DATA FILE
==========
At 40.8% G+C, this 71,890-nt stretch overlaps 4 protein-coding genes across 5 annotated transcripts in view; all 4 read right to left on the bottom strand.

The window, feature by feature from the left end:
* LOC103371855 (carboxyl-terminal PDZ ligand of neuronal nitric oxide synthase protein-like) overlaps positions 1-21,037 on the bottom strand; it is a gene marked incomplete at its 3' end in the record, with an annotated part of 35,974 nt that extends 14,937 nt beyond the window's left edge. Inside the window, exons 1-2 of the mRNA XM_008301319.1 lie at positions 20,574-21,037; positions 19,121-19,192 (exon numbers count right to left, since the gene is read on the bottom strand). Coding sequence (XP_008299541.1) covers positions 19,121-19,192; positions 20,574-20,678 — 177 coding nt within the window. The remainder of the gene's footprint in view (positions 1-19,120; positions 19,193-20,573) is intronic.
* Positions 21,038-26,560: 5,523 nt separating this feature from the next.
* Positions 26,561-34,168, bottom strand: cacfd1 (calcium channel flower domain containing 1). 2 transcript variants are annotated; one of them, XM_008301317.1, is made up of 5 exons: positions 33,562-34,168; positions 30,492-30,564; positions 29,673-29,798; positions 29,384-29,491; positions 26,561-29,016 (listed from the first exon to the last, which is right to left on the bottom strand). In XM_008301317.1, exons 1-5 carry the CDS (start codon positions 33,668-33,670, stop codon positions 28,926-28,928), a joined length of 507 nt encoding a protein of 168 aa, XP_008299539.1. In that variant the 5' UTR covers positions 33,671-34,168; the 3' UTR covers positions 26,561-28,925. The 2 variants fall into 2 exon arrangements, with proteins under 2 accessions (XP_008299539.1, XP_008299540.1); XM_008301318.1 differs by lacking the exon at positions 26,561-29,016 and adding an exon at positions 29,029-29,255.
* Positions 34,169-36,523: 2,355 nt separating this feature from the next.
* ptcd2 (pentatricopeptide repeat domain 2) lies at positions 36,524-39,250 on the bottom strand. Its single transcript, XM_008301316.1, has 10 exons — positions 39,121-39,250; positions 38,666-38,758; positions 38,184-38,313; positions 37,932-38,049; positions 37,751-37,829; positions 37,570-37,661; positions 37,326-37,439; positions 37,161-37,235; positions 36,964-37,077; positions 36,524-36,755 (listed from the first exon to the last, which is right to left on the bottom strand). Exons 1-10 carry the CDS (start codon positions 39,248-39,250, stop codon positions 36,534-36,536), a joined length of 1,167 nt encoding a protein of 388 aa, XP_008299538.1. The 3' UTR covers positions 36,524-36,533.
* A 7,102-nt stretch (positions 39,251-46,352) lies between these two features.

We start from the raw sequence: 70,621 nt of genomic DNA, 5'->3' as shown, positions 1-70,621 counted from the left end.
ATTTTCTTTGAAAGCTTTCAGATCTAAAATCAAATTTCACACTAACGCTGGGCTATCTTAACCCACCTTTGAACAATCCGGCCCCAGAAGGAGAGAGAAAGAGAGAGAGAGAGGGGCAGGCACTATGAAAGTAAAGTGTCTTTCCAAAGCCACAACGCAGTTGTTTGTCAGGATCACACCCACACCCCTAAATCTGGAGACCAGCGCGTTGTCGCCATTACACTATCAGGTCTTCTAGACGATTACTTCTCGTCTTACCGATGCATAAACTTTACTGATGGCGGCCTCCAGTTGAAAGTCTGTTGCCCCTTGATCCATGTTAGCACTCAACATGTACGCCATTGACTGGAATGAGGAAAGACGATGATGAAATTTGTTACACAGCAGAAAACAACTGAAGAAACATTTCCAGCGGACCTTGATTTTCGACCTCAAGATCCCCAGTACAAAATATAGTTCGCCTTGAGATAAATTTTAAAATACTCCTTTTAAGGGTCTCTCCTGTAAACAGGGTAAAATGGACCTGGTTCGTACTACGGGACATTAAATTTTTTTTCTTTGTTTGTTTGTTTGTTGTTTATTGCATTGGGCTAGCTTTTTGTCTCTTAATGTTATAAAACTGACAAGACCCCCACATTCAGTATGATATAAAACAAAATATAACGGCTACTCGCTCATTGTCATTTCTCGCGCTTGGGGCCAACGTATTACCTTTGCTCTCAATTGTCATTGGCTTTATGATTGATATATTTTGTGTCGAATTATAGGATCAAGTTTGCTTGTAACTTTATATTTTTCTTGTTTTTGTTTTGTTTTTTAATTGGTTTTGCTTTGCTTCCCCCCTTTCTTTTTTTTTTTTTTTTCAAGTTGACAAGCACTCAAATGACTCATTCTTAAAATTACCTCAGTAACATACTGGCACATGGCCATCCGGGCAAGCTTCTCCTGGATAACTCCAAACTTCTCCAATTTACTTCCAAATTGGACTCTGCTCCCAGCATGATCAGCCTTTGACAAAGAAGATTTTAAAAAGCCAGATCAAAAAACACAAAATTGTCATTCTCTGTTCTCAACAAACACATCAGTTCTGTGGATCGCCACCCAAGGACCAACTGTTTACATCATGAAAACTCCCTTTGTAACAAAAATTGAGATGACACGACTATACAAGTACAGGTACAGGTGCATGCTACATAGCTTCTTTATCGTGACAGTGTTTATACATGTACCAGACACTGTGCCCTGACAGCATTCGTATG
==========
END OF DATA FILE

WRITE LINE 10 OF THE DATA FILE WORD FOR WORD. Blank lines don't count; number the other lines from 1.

ATTTTCTTTGAAAGCTTTCAGATCTAAAATCAAATTTCACACTAACGCTGGGCTATCTTAACCCACCTTTGAACAATCCGGCCCCAGAAGGAGAGAGAAAGAGAGAGAGAGAGGGGCAGGCACTATGAAAGTAAAGTGTCTTTCCAAAGCCACAACGCAGTTGTTTGTCAGGATCACACCCACACCCCTAAATCTGGAGACCAGCGCGTTGTCGCCATTACACTATCAGGTCTTCTAGACGATTACTTCTCGTCTTACCGATGCATAAACTTTACTGATGGCGGCCTCCAGTTGAAAGTCTGTTGCCCCTTGATCCATGTTAGCACTCAACATGTACGCCATTGACTGGAATGAGGAAAGACGATGATGAAATTTGTTACACAGCAGAAAACAACTGAAGAAACATTTCCAGCGGACCTTGATTTTCGACCTCAAGATCCCCAGTACAAAATATAGTTCGCCTTGAGATAAATTTTAAAATACTCCTTTTAAGGGTCTCTCCTGTAAACAGGGTAAAATGGACCTGGTTCGTACTACGGGACATTAAATTTTTTTTCTTTGTTTGTTTGTTTGTTGTTTATTGCATTGGGCTAGCTTTTTGTCTCTTAATGTTATAAAACTGACAAGACCCCCACATTCAGTATGATATAAAACAAAATATAACGGCTACTCGCTCATTGTCATTTCTCGCGCTTGGGGCCAACGTATTACCTTTGCTCTCAATTGTCATTGGCTTTATGATTGATATATTTTGTGTCGAATTATAGGATCAAGTTTGCTTGTAACTTTATATTTTTCTTGTTTTTGTTTTGTTTTTTAATTGGTTTTGCTTTGCTTCCCCCCTTTCTTTTTTTTTTTTTTTTCAAGTTGACAAGCACTCAAATGACTCATTCTTAAAATTACCTCAGTAACATACTGGCACATGGCCATCCGGGCAAGCTTCTCCTGGATAACTCCAAACTTCTCCAATTTACTTCCAAATTGGACTCTGCTCCCAGCATGATCAGCCTTTGACAAAGAAGATTTTAAAAAGCCAGATCAAAAAACACAAAATTGTCATTCTCTGTTCTCAACAAACACATCAGTTCTGTGGATCGCCACCCAAGGACCAACTGTTTACATCATGAAAACTCCCTTTGTAACAAAAATTGAGATGACACGACTATACAAGTACAGGTACAGGTGCATGCTACATAGCTTCTTTATCGTGACAGTGTTTATACATGTACCAGACACTGTGCCCTGACAGCATTCGTATG